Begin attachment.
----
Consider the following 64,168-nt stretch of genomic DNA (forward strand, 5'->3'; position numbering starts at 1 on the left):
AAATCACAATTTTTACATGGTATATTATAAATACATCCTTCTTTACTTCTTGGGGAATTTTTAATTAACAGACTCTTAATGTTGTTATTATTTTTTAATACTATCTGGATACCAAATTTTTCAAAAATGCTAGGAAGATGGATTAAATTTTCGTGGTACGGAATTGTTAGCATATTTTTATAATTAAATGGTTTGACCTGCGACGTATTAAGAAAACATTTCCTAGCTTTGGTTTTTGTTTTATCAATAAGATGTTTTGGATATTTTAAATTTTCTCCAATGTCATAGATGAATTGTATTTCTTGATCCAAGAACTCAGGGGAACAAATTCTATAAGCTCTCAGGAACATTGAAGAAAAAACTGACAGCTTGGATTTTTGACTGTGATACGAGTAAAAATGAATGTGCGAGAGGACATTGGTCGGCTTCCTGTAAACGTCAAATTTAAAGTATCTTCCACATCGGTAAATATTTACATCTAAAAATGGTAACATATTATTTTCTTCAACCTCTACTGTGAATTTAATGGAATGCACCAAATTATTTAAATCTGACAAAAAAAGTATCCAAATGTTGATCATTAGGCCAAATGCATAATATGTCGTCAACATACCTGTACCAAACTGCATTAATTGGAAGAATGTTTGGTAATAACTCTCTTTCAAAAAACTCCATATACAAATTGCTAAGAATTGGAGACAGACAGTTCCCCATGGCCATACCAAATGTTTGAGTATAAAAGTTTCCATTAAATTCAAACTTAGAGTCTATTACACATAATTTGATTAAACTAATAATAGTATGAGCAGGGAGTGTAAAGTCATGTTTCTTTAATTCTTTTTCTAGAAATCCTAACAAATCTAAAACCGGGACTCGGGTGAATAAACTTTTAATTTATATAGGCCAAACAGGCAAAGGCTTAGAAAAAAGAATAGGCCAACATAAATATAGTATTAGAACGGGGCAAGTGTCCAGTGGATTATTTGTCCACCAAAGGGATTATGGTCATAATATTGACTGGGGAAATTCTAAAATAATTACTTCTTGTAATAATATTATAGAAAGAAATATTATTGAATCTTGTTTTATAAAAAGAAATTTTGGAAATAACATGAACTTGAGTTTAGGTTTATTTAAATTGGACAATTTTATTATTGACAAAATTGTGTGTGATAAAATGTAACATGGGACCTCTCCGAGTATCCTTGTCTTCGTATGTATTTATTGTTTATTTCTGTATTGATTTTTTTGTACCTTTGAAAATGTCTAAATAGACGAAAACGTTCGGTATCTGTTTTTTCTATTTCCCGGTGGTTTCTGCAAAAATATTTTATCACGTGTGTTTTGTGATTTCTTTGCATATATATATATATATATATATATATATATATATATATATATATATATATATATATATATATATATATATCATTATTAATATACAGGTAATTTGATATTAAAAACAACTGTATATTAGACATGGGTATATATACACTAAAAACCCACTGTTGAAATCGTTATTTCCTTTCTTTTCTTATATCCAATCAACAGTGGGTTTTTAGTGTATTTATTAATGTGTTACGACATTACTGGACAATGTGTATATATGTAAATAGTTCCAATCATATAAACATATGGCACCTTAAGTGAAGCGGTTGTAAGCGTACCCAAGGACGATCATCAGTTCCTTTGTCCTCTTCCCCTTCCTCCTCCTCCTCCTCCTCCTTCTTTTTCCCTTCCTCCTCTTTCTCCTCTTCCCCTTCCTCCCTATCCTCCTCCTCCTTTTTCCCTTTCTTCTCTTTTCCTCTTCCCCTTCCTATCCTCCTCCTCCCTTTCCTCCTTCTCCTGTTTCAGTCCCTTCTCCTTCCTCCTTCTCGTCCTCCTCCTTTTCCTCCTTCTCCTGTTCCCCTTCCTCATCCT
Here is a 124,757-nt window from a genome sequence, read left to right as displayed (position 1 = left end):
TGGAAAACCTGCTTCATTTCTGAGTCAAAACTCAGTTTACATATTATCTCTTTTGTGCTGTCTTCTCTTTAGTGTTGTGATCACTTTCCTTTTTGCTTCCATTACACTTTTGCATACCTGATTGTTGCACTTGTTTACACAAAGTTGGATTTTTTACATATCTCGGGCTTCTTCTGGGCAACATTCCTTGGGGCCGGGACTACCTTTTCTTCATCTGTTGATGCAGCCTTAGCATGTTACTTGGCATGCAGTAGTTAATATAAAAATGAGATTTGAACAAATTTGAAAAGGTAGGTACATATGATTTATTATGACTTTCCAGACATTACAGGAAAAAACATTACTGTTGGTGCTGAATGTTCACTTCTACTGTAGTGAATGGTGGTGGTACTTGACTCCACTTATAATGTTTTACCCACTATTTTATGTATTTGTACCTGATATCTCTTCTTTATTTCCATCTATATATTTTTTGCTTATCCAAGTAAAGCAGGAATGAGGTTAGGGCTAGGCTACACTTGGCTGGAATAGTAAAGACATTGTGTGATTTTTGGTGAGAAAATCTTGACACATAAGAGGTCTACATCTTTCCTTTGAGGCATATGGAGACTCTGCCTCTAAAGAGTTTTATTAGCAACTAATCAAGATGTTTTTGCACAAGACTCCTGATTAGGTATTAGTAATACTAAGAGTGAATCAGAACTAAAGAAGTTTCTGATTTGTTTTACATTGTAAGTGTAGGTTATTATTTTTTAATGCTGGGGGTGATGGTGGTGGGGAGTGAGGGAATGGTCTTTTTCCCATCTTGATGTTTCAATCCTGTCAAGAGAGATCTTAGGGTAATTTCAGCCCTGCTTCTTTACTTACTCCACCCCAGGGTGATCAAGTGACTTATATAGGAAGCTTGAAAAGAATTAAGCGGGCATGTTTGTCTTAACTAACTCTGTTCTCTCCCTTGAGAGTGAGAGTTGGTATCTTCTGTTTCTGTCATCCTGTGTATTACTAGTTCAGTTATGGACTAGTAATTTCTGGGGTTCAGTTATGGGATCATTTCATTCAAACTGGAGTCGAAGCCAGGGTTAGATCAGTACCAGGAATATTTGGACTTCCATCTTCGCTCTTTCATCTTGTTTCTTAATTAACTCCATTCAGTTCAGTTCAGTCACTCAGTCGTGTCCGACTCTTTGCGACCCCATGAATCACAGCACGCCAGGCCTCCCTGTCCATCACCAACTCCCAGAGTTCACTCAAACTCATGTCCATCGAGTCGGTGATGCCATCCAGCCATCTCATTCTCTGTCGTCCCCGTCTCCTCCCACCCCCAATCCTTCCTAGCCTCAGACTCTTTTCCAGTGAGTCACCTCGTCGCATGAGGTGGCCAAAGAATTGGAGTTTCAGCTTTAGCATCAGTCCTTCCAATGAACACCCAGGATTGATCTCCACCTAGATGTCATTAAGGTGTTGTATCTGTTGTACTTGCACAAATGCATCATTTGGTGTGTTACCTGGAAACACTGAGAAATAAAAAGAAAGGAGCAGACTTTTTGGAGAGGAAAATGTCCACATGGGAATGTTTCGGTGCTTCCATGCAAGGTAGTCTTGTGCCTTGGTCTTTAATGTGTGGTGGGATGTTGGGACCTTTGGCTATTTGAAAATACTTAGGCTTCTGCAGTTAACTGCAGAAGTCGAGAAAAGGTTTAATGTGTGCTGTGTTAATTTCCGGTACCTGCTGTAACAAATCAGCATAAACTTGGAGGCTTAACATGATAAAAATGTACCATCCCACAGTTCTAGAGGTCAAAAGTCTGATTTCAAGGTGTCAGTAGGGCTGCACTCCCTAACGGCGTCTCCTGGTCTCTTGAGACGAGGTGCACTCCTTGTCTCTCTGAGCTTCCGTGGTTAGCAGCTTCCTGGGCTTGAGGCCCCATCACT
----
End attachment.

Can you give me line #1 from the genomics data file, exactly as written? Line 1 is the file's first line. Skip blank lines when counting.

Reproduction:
Consider the following 64,168-nt stretch of genomic DNA (forward strand, 5'->3'; position numbering starts at 1 on the left):